trait of Canadian financial life. Its results include an aggregate household balance sheet. Bederman found that, on credit cards, lines of credit and other personal loans for 2004, Canadians owed a supersized $229 billion, or just slightly less than half the federal government debt of $500 billion.
When Canadians were asked in one survey how they’d spend an extra five hours a week, time on personal finance ranked dead last, after sleeping and even working
PAY YOURSELF FIRST. Siphon 10 percent off your paycheque and sock it into a separate account—you won’t even notice, Chilton promises. Yet the savings rate in Canada since 1982 looks like the scary slide in a neigh-
bourhood playground—steep and leading straight down to a well-worn dent in the sand. In 1982, our personal savings rate, the portion of after-tax income put into savings, was at a peak of 20.2 per cent. In 2004, it was a measly 1.4 per cent. Last year, from January to September (the final quarter isn’t yet available), the rate entered negative territory, and we became a nation of what’s called “dissavers,” which means Canadians spent more than they actually had. At -0.5, -0.6 and -0.2 per cent, respectively per quarter, savings were at their lowest levels since the Depression.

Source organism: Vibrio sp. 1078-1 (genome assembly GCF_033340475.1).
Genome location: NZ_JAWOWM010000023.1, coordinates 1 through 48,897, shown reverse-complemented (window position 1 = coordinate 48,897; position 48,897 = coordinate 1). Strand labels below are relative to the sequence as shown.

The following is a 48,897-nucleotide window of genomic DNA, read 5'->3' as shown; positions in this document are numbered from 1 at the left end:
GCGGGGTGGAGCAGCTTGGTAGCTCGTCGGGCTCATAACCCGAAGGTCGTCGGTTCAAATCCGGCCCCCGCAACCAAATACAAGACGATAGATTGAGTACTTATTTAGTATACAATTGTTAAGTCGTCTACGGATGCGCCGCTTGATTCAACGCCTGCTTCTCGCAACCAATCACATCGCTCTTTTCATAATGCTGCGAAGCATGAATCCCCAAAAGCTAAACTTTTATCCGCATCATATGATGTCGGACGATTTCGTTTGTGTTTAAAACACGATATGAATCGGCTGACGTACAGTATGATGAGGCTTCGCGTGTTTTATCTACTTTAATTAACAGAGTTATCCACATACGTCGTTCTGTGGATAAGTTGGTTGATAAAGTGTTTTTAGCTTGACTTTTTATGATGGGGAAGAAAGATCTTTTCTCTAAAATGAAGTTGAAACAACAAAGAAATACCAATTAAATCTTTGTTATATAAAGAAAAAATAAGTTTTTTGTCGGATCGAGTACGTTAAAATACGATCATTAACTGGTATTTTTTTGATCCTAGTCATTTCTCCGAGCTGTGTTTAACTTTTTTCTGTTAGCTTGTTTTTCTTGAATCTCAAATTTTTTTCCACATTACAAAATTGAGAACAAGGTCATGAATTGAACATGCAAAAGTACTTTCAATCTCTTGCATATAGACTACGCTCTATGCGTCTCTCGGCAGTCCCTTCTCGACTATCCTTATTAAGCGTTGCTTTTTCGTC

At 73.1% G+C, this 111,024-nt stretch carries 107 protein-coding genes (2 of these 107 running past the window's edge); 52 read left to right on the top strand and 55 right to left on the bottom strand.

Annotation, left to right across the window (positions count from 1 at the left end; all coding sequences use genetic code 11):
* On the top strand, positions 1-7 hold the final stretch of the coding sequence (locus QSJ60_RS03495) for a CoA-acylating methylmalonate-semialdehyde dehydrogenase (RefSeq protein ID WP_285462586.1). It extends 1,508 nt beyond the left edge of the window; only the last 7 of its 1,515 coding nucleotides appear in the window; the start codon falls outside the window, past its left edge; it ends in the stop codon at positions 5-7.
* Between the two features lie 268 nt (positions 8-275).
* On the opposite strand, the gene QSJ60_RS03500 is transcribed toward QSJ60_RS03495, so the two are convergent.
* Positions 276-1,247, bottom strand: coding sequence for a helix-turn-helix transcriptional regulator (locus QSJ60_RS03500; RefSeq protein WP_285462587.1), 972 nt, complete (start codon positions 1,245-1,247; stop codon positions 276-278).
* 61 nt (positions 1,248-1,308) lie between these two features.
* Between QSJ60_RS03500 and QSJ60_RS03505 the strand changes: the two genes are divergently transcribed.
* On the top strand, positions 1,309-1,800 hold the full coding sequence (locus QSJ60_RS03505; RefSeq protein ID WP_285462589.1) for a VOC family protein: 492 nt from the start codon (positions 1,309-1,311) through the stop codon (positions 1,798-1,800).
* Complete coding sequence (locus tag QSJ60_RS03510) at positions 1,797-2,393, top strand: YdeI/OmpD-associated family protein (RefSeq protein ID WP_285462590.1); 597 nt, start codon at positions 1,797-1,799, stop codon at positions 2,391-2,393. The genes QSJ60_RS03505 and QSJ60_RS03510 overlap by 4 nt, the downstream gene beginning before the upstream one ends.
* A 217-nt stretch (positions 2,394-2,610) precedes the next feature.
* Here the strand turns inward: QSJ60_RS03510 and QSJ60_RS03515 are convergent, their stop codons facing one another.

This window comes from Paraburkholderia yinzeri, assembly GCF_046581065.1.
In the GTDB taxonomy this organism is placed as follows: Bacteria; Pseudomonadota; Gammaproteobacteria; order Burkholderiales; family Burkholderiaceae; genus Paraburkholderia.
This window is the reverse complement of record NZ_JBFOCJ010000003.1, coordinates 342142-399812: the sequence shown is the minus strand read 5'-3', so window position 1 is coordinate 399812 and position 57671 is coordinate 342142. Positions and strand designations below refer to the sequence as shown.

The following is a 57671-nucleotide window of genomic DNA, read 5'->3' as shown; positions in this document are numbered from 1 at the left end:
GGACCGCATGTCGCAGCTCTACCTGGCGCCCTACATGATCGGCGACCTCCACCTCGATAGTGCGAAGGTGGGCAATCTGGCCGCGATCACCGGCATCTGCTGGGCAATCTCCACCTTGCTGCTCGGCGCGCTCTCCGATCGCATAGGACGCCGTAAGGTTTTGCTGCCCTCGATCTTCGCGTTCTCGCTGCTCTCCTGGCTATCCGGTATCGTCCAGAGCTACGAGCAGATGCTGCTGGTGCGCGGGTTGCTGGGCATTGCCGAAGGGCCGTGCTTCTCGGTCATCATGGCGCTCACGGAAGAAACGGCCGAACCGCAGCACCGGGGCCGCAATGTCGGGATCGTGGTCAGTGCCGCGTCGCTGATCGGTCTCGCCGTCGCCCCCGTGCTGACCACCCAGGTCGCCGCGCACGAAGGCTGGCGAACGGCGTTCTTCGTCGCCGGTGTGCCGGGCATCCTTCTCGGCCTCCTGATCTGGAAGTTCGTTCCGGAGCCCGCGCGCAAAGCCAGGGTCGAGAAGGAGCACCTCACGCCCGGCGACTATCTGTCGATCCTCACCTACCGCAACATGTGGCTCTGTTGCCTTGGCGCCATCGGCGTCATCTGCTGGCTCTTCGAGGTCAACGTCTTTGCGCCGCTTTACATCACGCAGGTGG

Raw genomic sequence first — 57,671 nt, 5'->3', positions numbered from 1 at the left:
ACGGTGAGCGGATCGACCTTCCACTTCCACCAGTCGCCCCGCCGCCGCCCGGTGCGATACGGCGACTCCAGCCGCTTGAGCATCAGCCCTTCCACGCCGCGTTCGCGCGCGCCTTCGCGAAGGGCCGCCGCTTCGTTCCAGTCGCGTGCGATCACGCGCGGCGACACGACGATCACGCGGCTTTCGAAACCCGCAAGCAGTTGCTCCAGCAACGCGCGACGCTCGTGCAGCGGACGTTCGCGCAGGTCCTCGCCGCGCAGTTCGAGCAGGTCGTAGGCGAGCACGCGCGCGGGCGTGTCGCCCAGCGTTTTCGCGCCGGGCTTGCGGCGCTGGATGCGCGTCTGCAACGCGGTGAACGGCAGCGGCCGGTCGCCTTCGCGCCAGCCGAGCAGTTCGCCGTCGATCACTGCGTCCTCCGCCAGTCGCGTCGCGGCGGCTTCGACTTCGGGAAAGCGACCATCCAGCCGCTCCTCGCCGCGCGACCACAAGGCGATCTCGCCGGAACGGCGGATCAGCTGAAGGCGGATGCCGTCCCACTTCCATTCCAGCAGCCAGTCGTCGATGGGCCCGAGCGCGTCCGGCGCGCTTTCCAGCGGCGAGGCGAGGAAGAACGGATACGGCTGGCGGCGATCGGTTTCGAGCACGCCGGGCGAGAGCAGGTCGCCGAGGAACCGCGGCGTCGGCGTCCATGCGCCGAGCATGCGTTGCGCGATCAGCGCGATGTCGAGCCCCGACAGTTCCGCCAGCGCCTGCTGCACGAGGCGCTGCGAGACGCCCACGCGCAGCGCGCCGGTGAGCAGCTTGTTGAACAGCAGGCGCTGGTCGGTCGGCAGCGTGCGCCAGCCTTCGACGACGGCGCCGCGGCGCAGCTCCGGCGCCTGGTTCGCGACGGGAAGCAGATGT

MAX YOUR RRSP. Only a small number of Canadians will come close to the limit on RRSP contributions for 2005 of $16,500, or 18 per cent of earned income. In 2004, we collectively invested $29 billion in RRSPs, a fair chunk of change, but taking up only eight per cent of available room. There’s another $342 billion that could have been used, but wasn’t. Half of the Canadian taxpaying public uses less than half of its available contribution space, according to Analytica Management Consultants Ltd. Many are low-income earners who just don’t have much money left over after living expenses. Wealthier Canadians do better. Almost four out of 10 who earn more than $80,000 a year use 95 per cent of their contribution space.
DIVERSIFY YOUR HOLDINGS. Or, don’t put all your eggs in one basket. The fear is that one basket, whether it be the real estate market
or equities, might collapse, leaving you with nothing. Partly due to